DALLAS, Texas (USDA) — First Lady Michelle Obama joined students, Top Chef chef'testants and the Dallas Cowboys at the Kleberg-Rylie Recreation Center today to highlight the Dallas Independent School Districts efforts to foster healthy, nutritious school environments as part of her three-day nationwide tour celebrating the second anniversary of Let's Move!
"The First Lady's visit showcases the leadership role schools and school nutrition professionals play in shaping healthier eating and active lifestyle choices," said Agriculture Secretary Tom Vilsack. "The schools honored today for their HealthierUS School Challenge achievements are at the core of the nation's efforts to combat childhood obesity."
In February 2010, USDA and the First Lady called on stakeholders to double the number of Challenge schools - a milestone reached in June 2011 – and add 1,000 schools per year for two years after that. The First Lady announced today that 2,862 schools have now met the HealthierUS School Challenge, surpassing the goals of this key component of her Let's Move! initiative.
Participating schools voluntarily adopt USDA standards for food they serve and agree to provide nutrition education while offering greater opportunities for physical activity. Schools can earn bronze, silver, gold and gold with distinction awards in the HealthierUS School Challenge. The Dallas Independent School District has the most gold schools of any district in the country.
The First Lady joined chef'testants from past seasons of the Bravo cable channel hit series "Top Chef" and Dallas Cowboy players to highlight the work being done in school cafeterias across the country. Chefs have played a vital role in the Let's Move! initiative, teaming up with schools all across the country to work with school chefs on healthy school meals and teach kids about the importance of a nutritious diet. Approximately 3,400 chefs and 3,350 schools have signed up for Chefs Move to Schools, and the First Lady will announce a coalition that is working together to expand the program.
Since launching Let's Move! on February 9, 2010, significant progress has been made to solve the problem of childhood obesity. Parents, businesses, educators, elected officials, members of the military, chefs, physicians, athletes, childcare providers, community and faith-based leaders and kids themselves have made substantial commitments to improve the health of our nation's children. Working with the Let's Move! initiative, these groups have provided children with healthier foods and greater opportunities for physical activity in schools and communities, helped families get the information they need to make healthier decisions, supported a healthy start in early childhood, and worked to ensure that more people have access to healthy, affordable food.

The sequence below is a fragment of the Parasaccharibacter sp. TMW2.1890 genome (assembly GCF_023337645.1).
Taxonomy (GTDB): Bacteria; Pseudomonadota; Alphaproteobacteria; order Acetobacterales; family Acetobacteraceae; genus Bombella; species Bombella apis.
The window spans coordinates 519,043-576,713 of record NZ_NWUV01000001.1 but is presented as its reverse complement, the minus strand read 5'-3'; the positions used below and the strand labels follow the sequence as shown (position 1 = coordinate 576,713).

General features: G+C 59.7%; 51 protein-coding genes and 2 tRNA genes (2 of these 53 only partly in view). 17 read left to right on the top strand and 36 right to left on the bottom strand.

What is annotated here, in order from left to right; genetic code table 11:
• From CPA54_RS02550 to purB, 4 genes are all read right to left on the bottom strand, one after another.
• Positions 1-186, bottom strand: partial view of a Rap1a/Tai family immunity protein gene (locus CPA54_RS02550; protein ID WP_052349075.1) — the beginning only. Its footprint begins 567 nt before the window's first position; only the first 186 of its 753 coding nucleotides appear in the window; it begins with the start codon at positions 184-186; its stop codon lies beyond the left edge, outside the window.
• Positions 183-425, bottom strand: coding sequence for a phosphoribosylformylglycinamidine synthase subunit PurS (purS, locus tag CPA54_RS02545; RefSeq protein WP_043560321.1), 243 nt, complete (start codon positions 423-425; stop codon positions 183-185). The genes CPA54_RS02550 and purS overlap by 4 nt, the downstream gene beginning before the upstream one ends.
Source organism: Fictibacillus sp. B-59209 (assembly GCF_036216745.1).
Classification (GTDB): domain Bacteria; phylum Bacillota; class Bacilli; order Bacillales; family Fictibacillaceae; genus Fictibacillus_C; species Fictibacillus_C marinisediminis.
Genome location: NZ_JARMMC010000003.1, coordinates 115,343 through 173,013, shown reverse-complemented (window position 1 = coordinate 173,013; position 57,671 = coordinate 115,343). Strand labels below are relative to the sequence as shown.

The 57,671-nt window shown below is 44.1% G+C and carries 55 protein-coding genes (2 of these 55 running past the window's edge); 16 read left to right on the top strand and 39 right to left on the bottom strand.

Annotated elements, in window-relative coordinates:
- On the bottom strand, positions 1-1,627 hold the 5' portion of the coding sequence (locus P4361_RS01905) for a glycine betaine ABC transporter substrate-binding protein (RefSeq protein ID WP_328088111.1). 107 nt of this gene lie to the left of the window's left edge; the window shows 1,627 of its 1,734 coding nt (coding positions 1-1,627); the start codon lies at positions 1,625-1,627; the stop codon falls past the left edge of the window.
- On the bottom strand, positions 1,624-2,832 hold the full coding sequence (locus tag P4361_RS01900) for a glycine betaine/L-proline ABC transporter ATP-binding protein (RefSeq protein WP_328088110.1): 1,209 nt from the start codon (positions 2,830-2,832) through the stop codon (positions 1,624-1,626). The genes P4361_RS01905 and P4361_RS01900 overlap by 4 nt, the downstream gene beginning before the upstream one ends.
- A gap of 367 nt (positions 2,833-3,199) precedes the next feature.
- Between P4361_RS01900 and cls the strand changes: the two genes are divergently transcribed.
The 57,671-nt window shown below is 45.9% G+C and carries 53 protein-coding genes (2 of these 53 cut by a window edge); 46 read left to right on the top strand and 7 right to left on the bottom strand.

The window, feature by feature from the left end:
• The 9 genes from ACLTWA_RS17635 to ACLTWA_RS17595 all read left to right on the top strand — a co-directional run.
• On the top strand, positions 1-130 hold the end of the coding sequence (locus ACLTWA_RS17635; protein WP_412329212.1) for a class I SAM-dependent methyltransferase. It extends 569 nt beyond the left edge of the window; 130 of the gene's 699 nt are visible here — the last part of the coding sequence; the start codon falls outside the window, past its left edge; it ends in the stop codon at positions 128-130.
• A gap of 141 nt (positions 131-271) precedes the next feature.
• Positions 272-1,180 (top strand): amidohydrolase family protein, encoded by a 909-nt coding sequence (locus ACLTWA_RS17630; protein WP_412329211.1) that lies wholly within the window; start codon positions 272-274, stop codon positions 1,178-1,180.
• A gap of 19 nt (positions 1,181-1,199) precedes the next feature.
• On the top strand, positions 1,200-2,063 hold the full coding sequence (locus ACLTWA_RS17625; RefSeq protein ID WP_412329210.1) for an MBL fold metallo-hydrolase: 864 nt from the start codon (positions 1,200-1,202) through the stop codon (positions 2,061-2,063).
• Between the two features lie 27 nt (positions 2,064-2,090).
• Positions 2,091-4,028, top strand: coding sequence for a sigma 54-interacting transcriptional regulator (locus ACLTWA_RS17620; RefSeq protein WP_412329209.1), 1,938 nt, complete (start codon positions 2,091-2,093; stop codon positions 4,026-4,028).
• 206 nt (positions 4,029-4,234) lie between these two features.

The legislative centerpiece of the Let's Move! initiative, the Healthy, Hunger-Free Kids Act of 2010 marked a great win for the nearly 32 million school children that participate in the National School Lunch Program and the 12 million school children that participate in the School Breakfast Program each school day. Key accomplishments from the Act in the first year include:
- Nutrition Standards for School Meals: USDA proposed new meal patterns and nutrition standards that align school meals with the Dietary Guidelines for Americans, analyzed over 130,000 public comments, and used them in drafting a final regulation for publication.
- Common Sense Standards for Revenue: USDA issued new rules to ensure that all revenues from school food sales keep pace with the Federal commitment to healthy school meals and properly align with costs, providing local schools as much as $7.5 billion over 5 years to invest in healthier meals for children.
- Nationwide Expansion of At-Risk Afterschool Meals: USDA worked closely with states to expand the availability of afterschool meals across the nation through the Child and Adult Care Food Program. USDA estimates this expansion could provide supper to an additional 140,000 kids in low-income areas.
- Categorical Eligibility for Foster Children: USDA issued guidance and provided technical assistance to states to ensure that more than 400,000 children in foster care are certified to receive free meals in all USDA child nutrition programs.
- Strengthening Direct Certification: USDA provided guidance, technical assistance and grant funding to states to improve their direct certification systems to help more children already receiving benefits from the Supplemental Nutrition Assistance Program (SNAP), the Temporary Assistance for Needy Families (TANF) and the Food Distribution Program on Indian Reservations (FDPIR).
- Implementing Community Eligibility: USDA is working with three states – Illinois, Kentucky and Michigan – to implement a "community eligibility" approach to reimburse schools for meals without the need for paper applications.
- Simplified Area Eligibility for Family Day Care Homes: USDA provided guidance to states to simplify the kinds of information that family day care home providers can use to qualify for participation in the Child and Adult Care Food Program.
- Improved School Wellness Promotion: USDA provided guidance to enhance local wellness policies in schools in order to promote healthier lifestyles for children.
- Bolster Farm to School Connections: New USDA policy ensures that children have access to fresh produce and other agricultural products and give a much-needed boost to local farmers and agricultural producers.
FNS administers 15 nutrition assistance programs that, in addition to the Supplemental Nutrition Assistance Program and National School Lunch Program, also include the Special Supplemental Nutrition Program for Women, Infants and Children, and the Summer Food Service Program. Taken together, these programs comprise America's nutrition safety net. Visit www.fns.usda.gov for information about FNS and nutrition assistance programs.